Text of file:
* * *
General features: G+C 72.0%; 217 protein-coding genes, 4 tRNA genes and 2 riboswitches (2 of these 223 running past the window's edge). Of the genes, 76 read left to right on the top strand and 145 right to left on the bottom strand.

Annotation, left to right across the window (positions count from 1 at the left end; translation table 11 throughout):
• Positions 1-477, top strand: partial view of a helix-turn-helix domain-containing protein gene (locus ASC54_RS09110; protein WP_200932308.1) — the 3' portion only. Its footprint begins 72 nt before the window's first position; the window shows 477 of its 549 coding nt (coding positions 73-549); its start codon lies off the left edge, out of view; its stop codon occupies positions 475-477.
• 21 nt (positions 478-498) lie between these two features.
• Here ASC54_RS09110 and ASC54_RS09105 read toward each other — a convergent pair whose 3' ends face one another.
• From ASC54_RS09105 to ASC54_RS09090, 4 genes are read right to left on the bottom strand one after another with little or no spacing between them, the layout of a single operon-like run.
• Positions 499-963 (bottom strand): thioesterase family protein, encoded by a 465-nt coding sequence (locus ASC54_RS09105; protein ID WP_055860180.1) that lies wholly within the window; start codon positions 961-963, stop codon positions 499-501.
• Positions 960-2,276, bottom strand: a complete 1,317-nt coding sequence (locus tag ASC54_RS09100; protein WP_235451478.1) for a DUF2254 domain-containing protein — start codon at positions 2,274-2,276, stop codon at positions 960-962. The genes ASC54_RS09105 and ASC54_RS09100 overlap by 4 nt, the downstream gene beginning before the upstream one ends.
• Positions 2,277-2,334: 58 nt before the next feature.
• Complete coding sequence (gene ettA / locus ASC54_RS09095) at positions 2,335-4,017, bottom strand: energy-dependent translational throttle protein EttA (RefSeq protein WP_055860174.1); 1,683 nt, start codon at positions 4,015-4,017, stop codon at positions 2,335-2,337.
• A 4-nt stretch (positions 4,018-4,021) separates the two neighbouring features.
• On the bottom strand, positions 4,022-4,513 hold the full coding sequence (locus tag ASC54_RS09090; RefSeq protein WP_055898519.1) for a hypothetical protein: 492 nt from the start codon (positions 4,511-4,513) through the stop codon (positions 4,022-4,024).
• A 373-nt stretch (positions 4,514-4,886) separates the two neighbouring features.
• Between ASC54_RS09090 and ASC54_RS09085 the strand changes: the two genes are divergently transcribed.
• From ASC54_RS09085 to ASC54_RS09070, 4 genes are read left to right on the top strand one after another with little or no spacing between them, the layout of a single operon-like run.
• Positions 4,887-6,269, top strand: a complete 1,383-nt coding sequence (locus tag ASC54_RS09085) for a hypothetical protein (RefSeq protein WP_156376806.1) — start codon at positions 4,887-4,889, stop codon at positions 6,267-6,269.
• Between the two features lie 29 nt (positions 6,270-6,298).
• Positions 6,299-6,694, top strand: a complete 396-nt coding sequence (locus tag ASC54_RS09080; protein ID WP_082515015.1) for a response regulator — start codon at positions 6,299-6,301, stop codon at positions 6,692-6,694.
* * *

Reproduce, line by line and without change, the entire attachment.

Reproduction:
General features: G+C 72.0%; 217 protein-coding genes, 4 tRNA genes and 2 riboswitches (2 of these 223 running past the window's edge). Of the genes, 76 read left to right on the top strand and 145 right to left on the bottom strand.

Annotation, left to right across the window (positions count from 1 at the left end; translation table 11 throughout):
• Positions 1-477, top strand: partial view of a helix-turn-helix domain-containing protein gene (locus ASC54_RS09110; protein WP_200932308.1) — the 3' portion only. Its footprint begins 72 nt before the window's first position; the window shows 477 of its 549 coding nt (coding positions 73-549); its start codon lies off the left edge, out of view; its stop codon occupies positions 475-477.
• 21 nt (positions 478-498) lie between these two features.
• Here ASC54_RS09110 and ASC54_RS09105 read toward each other — a convergent pair whose 3' ends face one another.
• From ASC54_RS09105 to ASC54_RS09090, 4 genes are read right to left on the bottom strand one after another with little or no spacing between them, the layout of a single operon-like run.
• Positions 499-963 (bottom strand): thioesterase family protein, encoded by a 465-nt coding sequence (locus ASC54_RS09105; protein ID WP_055860180.1) that lies wholly within the window; start codon positions 961-963, stop codon positions 499-501.
• Positions 960-2,276, bottom strand: a complete 1,317-nt coding sequence (locus tag ASC54_RS09100; protein WP_235451478.1) for a DUF2254 domain-containing protein — start codon at positions 2,274-2,276, stop codon at positions 960-962. The genes ASC54_RS09105 and ASC54_RS09100 overlap by 4 nt, the downstream gene beginning before the upstream one ends.
• Positions 2,277-2,334: 58 nt before the next feature.
• Complete coding sequence (gene ettA / locus ASC54_RS09095) at positions 2,335-4,017, bottom strand: energy-dependent translational throttle protein EttA (RefSeq protein WP_055860174.1); 1,683 nt, start codon at positions 4,015-4,017, stop codon at positions 2,335-2,337.
• A 4-nt stretch (positions 4,018-4,021) separates the two neighbouring features.
• On the bottom strand, positions 4,022-4,513 hold the full coding sequence (locus tag ASC54_RS09090; RefSeq protein WP_055898519.1) for a hypothetical protein: 492 nt from the start codon (positions 4,511-4,513) through the stop codon (positions 4,022-4,024).
• A 373-nt stretch (positions 4,514-4,886) separates the two neighbouring features.
• Between ASC54_RS09090 and ASC54_RS09085 the strand changes: the two genes are divergently transcribed.
• From ASC54_RS09085 to ASC54_RS09070, 4 genes are read left to right on the top strand one after another with little or no spacing between them, the layout of a single operon-like run.
• Positions 4,887-6,269, top strand: a complete 1,383-nt coding sequence (locus tag ASC54_RS09085) for a hypothetical protein (RefSeq protein WP_156376806.1) — start codon at positions 4,887-4,889, stop codon at positions 6,267-6,269.
• Between the two features lie 29 nt (positions 6,270-6,298).
• Positions 6,299-6,694, top strand: a complete 396-nt coding sequence (locus tag ASC54_RS09080; protein ID WP_082515015.1) for a response regulator — start codon at positions 6,299-6,301, stop codon at positions 6,692-6,694.